The Cinematic Styles Of Steven Soderbergh

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When you speak of a particular filmmaker, especially a director, discussion almost always tends to drift to that artist's "style." Typically, even your favorite filmmaker has a particular style, and looks for material that fits that style. Spike Lee has his cultural study flicks, Guy Ritchie has his twisty-turny tie-yourself-in-a-knot action flicks, and Christopher Guest has his hilarious mockumentaries. What then, is the style of Steven Soderbergh? Soderbergh's films claim so many different genres, it's hard to say that he has a style at all. From the Noir-ish "Limey," to the studio-friendly "Erin Brokovich," to the docu-drama "Traffic," he has strayed so far from pigeonholing that one hardly knows what to expect next. Will he have a smash-hit action thriller like "Out of Sight" or the upcoming "Ocean's Eleven," or will you be treated to a more personal, independent "Schizopolis?" The key, in this case, seems to lie in instinct.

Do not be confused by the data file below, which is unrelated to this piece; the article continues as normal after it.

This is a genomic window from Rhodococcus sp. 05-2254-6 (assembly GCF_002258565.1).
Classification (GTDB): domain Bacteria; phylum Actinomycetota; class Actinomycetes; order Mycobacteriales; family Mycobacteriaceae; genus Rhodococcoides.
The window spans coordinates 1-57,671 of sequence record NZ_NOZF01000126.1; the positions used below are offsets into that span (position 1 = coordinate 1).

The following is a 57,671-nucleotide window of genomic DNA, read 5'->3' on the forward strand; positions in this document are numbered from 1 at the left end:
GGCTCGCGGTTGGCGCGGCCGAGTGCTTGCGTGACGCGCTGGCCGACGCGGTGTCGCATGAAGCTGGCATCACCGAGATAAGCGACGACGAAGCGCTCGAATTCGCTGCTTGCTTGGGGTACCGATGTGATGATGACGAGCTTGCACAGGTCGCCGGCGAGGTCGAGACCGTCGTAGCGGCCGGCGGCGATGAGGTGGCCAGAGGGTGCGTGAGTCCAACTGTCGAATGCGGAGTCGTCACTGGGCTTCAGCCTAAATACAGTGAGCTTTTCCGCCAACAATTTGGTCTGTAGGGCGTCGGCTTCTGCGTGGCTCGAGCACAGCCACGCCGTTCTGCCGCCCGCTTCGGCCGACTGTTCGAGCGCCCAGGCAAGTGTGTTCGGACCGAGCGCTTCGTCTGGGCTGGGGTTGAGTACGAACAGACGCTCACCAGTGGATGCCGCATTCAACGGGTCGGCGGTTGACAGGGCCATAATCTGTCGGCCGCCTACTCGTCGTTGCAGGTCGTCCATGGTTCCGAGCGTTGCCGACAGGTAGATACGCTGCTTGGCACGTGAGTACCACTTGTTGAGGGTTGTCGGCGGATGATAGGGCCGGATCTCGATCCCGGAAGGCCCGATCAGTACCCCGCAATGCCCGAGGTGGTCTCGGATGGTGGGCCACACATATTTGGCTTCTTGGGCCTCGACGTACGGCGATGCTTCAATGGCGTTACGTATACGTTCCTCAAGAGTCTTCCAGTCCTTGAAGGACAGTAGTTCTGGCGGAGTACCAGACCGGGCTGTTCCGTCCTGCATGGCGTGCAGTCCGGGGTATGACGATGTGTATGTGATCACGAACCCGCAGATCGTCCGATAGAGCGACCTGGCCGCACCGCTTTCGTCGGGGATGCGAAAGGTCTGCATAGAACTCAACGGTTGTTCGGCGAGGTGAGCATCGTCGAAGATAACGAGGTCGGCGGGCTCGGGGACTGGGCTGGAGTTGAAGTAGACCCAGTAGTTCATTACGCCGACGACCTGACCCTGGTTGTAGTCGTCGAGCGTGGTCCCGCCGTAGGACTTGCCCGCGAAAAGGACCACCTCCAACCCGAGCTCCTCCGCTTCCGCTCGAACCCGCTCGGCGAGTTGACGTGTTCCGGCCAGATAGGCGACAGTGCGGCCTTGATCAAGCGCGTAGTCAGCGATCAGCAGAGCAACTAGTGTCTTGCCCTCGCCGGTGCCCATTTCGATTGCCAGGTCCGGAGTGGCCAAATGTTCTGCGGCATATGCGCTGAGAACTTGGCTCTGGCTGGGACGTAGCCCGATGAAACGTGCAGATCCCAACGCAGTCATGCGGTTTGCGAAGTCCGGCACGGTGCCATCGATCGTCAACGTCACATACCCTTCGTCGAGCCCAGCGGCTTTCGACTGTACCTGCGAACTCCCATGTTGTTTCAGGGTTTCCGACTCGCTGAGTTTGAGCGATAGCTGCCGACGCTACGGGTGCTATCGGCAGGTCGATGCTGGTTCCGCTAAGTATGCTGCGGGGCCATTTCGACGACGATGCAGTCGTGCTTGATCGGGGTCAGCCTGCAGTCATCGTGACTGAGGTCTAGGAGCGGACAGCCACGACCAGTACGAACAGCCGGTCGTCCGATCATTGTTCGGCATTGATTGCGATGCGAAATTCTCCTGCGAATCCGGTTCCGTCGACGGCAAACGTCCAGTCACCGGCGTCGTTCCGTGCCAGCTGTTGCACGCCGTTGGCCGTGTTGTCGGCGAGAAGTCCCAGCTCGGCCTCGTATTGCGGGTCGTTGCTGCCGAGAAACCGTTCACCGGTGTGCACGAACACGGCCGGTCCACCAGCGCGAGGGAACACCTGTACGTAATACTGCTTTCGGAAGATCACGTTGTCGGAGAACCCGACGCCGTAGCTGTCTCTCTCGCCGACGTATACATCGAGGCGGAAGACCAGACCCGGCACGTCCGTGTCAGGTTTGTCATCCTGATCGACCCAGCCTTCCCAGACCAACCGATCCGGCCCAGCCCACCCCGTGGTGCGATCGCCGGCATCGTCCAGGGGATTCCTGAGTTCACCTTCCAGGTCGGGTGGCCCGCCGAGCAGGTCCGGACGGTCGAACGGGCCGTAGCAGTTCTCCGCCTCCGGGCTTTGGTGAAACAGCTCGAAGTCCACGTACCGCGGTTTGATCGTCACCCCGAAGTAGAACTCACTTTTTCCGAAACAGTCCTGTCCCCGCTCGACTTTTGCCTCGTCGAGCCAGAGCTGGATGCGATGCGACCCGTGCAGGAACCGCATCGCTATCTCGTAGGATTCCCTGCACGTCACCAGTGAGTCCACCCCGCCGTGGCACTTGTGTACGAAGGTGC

When Soderbergh received the script to "Out of Sight," he had just finished both "Schizopolis" and "Gray's Anatomy." He had never even come close to turning an Elmore Leonard story into a film in the past. What made him so sure he could even pull it off, or even wanted to? Simply, Soderbergh's experiences made him realize that there was a place for films like this, and a place for his Schizopolis's.

"When you're sent a script like 'Out of Sight' or 'Ocean's 11,' and you have that confluence of a good piece of material that you think you know how to do well, that you can put actors in that you know will do a great job and that might get seen, you've got to jump at that." say Soderbergh. "Those opportunities don't come along that often. It's a harder group of planets to line up than...